Facebook posted impressive results for Q2 2017, as year-on-year (YoY) revenues and profits continued to grow, driven by an increase in mobile ad sales.
The internet giant saw its overall revenues increase by 45 per cent $9.32bn, up from $6.44bn for the same period last year. Of this revenue, $9.16bn came from advertising, up 47 per cent, with mobile advertising responsible for 87 per cent, compared to 84 per cent the year prior. This jump in revenues meant the company’s net income rose a staggering 71 per cent YoY to $3.89bn, from $2.28bn.
“We had a good second quarter and first half of the year,” said Mark Zuckerberg, Facebook founder and CEO. “Our community is now two billion people and we're focusing on bringing the world closer together.”
Facebook reported that its daily active users (DAUs) sat at 1.32bn on average for June 2017, an increase of 17 per cent YoY. Meanwhile, monthly active users (MAUs) also saw an increase of 17 per cent to 2.01bn, as of 30 June.
The social network didn’t give any indication on specifics surrounding Instagram, Messenger or WhatsApp but, in an earnings call, Facebook CFO David Wehner said: “We are also pleased to see strong adoption and community growth across video, Instagram Stories, Messenger and WhatsApp. While these products do not monetise at the same level as News Feed, they are providing new ways to build global community.”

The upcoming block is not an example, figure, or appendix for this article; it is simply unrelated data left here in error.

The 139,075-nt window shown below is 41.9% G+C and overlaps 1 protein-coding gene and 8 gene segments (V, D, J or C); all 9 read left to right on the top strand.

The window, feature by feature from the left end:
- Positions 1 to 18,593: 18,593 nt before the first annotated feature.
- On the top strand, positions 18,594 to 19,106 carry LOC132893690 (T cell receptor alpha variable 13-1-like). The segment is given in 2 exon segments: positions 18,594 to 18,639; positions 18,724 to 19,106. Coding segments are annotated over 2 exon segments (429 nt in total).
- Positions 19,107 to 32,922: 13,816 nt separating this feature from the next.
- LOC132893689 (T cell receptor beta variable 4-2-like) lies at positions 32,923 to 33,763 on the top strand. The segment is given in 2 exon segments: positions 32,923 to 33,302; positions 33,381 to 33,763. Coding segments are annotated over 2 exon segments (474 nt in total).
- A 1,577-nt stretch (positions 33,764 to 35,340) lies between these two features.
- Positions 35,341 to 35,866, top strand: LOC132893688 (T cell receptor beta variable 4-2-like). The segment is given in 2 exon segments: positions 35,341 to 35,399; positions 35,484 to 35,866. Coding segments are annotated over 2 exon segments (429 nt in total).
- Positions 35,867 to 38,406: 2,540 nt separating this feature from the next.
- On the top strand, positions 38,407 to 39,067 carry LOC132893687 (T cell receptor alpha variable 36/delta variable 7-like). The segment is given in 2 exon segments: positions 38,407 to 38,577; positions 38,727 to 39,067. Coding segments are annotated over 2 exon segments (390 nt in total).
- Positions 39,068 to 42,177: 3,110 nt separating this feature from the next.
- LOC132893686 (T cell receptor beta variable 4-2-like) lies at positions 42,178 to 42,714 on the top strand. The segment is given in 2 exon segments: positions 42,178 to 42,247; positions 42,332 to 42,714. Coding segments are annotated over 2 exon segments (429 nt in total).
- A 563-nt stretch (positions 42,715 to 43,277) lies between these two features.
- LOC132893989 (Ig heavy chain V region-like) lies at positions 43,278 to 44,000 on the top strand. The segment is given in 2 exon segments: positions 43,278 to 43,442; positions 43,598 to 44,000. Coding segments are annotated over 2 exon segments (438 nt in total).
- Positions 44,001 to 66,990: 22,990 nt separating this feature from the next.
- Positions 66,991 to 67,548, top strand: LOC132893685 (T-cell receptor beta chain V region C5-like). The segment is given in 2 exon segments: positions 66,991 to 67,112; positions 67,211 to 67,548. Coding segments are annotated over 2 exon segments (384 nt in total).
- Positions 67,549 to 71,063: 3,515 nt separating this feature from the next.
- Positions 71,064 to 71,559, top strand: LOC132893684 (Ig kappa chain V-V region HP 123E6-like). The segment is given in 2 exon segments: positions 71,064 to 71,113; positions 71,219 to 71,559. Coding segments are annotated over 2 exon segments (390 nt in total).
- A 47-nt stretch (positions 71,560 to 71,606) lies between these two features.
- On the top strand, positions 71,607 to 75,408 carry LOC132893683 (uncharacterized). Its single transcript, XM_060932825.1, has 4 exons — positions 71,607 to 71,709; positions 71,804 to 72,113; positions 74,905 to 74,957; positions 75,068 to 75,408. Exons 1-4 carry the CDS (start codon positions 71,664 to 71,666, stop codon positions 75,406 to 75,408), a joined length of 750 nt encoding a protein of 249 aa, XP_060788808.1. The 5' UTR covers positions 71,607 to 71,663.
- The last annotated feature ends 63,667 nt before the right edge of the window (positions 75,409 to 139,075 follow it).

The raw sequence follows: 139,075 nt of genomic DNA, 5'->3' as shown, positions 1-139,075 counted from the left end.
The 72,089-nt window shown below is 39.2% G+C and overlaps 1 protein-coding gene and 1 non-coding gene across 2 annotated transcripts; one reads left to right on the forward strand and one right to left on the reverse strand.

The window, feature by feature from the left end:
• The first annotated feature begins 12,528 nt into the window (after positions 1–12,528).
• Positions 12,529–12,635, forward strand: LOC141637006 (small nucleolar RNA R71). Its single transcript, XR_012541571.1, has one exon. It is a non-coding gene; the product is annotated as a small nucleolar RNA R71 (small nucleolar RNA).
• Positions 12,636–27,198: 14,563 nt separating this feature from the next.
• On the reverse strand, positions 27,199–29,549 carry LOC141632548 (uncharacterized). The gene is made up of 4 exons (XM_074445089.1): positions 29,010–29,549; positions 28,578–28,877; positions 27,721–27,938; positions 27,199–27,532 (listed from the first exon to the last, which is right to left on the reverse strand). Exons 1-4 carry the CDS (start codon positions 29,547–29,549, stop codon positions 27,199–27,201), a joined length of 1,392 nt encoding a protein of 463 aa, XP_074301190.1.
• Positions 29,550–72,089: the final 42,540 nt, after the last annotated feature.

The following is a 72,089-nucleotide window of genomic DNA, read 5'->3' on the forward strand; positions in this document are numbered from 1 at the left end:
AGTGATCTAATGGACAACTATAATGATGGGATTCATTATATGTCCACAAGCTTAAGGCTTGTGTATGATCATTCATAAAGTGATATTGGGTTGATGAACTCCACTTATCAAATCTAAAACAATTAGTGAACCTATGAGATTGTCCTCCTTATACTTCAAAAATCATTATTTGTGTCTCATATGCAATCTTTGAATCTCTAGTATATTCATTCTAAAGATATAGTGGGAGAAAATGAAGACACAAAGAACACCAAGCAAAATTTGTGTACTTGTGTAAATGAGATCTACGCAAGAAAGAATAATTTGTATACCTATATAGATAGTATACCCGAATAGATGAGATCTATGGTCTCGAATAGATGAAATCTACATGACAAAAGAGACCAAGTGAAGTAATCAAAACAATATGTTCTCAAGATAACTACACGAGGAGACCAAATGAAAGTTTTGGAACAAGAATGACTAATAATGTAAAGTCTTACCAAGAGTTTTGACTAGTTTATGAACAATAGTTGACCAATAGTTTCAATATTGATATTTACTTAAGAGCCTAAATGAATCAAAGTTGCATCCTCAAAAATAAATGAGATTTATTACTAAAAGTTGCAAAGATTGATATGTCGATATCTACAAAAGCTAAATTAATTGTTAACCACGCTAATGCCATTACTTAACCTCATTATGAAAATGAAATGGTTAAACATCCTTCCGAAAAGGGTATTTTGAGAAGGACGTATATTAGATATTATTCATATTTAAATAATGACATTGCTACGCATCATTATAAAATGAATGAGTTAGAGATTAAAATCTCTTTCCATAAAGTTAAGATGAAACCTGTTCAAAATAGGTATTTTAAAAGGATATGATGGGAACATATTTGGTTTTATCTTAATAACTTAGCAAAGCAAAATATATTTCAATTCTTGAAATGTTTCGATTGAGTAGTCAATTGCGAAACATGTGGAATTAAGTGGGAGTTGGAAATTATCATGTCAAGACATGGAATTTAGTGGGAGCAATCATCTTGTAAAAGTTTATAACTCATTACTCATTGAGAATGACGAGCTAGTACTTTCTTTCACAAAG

As a result of the Q2 report, Facebook’s stock price rose to an all-time high in after-hours trading – rising by more than four per cent to $173 per share.
Despite all of these positives, the work doesn’t stop for Facebook and, per the aforementioned earnings call, it looks like much of this work will go into Messenger and WhatsApp monetisation – well, at least, Wall Street seems to hope so.
Much of the earnings call was dominated by analysts wanting to know more about the plans for monetisation on Facebook’s two messaging platforms.
“From a monetisation perspective, I think the strategy there is were focused on growing the user base, first and foremost, and then secondly, it’s about building organic connections between businesses… and consumers, and then third, it’s about how we build monetisation around those relationships,” said Wehner. “I think there, we’re further along with Messenger than we are with WhatsApp.”
Eventually, the questions became more focused on solely Messenger, once it was realised an advertising rollout on the platform would come sooner there than on WhatsApp.
“There are two basic things that we’re doing,” said Zuckerberg, speaking specifically about Messenger. “One is we’re starting to put some ads into the product just to see the basic parameters around how that performs, how people like the ads or don’t, how they work for businesses and just try to get an understanding of that. We’re starting to run that across the world.”
He later added, as a warning: “I’m happy with the rate of growth in the experiences that we’re seeing on Messenger. But if there’s one message here that I think is actually important to say, it’s that we’re trying to communicate that the pace of growing the Messenger business, it’s a longer-term thing.
“Over the next couple of years or a few years, the much bigger driver of the business and determinant of how we do is going to be video, not Messenger. Messenger, I think, is a really important thing and WhatsApp over a three to five-year period and we’re investing a lot and that is a huge opportunity.”
So, I guess that means we can expect advertising rolled out to both Messenger and WhatsApp – but it could be from any time between now and 2022 basically.